On a recent single Canadian singer Esthero finds a rather unique way to protest the oppressive and frankly cowardly business model that is Spotify. According to this article Spotify management believes that music “should be universally accessible with a seamless experience based on streaming audio”. I for one have more than once tried to download Spotify on my phone and always given up because of the ridiculous poser-trying-to-hard-sounding ads.
There is the artist. There is the audience. There is sometimes the capitalist born middle man. Esthero is tries to point this out and uses her voice in a risky way to do so.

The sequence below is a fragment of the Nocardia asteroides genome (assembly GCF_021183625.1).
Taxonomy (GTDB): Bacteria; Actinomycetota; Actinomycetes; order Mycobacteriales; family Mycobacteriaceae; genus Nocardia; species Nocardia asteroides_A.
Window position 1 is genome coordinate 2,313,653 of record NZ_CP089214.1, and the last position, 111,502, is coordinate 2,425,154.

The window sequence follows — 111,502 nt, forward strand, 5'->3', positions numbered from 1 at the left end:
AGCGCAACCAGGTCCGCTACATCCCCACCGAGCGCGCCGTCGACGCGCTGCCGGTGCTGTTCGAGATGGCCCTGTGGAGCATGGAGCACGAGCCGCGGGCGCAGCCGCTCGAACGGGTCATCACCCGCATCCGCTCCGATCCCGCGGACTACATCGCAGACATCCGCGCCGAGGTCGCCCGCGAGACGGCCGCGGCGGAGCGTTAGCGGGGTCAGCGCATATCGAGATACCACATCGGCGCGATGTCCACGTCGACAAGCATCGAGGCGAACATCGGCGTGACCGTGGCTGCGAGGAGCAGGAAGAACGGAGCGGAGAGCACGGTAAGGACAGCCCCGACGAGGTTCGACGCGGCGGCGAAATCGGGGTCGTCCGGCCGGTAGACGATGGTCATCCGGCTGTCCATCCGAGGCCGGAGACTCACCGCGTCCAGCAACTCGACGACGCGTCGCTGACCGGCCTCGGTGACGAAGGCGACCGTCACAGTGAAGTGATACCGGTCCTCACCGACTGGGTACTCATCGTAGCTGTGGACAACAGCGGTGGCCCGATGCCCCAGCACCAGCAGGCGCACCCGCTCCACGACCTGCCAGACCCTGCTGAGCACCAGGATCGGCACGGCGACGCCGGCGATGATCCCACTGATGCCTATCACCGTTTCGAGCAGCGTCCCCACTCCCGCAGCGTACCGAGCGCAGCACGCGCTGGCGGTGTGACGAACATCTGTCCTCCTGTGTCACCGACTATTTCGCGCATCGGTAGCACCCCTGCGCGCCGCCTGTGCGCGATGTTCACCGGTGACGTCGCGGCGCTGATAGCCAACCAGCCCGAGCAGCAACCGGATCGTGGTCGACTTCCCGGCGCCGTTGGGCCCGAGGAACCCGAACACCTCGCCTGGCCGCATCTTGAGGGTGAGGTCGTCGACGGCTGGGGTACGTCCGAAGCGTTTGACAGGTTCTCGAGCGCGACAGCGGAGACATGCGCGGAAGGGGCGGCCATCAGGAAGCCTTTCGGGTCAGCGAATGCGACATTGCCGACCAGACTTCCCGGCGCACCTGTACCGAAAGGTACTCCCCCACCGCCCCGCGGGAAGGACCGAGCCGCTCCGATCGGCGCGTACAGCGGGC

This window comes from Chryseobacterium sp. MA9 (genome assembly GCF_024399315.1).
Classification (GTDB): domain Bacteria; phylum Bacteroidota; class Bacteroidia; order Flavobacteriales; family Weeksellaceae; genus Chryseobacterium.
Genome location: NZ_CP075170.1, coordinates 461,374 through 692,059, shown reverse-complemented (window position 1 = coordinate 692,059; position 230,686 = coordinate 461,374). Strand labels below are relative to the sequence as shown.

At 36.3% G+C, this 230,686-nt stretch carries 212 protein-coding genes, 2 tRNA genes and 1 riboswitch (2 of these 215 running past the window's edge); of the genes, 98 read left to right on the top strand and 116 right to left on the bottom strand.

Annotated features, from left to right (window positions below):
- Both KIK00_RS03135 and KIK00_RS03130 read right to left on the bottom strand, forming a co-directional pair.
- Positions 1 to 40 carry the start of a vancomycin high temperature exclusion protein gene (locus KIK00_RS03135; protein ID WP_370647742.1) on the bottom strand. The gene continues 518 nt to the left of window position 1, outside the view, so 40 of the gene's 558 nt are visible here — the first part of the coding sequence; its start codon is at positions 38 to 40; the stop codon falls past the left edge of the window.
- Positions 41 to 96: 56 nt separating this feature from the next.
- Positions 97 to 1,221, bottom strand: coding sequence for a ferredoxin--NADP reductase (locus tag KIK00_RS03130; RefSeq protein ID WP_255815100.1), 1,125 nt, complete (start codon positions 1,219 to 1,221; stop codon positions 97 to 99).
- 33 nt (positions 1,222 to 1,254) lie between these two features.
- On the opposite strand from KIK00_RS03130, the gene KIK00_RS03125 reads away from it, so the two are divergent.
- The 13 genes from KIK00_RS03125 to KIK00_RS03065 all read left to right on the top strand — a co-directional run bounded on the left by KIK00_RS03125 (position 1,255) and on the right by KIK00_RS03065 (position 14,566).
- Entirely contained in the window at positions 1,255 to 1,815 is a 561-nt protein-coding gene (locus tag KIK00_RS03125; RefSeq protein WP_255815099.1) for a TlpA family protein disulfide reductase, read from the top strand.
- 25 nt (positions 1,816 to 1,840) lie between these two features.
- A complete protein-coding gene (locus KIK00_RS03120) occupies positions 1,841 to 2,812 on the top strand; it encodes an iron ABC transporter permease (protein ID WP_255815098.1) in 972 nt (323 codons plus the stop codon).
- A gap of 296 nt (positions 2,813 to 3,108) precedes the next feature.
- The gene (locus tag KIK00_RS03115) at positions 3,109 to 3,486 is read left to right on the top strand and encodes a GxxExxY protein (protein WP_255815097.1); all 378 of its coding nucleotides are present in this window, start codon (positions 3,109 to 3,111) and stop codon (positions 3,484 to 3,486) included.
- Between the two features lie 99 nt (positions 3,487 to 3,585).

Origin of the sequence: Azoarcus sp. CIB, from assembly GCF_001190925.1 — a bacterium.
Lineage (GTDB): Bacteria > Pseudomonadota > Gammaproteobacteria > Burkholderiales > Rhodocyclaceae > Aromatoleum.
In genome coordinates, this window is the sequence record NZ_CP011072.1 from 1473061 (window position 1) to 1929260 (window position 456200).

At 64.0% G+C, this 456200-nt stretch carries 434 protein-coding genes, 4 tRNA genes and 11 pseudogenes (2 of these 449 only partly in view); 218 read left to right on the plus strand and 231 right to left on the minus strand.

It is well known how badly Spotify and many other streaming services pay the creators for streamed or bought music. That is excluding though, a handful of services like Bandcamp, for example, who don’t charge a penny for streaming but instead make their money from revenue share on sales.
Check out Esthero’s song below to hear her unique way of protesting this faulted and outdated system:
Mehdi Rajabian once served two years, of a larger sentence, in prison in Tehran, Iran, for making music. The oppression the government shows artists in the country is immense but some people, like Mehdi, continue to create beauty despite the threat of incarceration.
His latest work needs to be shared by the rest of us who are not facing the same hardship. This beautiful album, which can be streamed below, features artists from 12 middle eastern countries and includes songs recorded during war and during an escape on a boat by a refugee.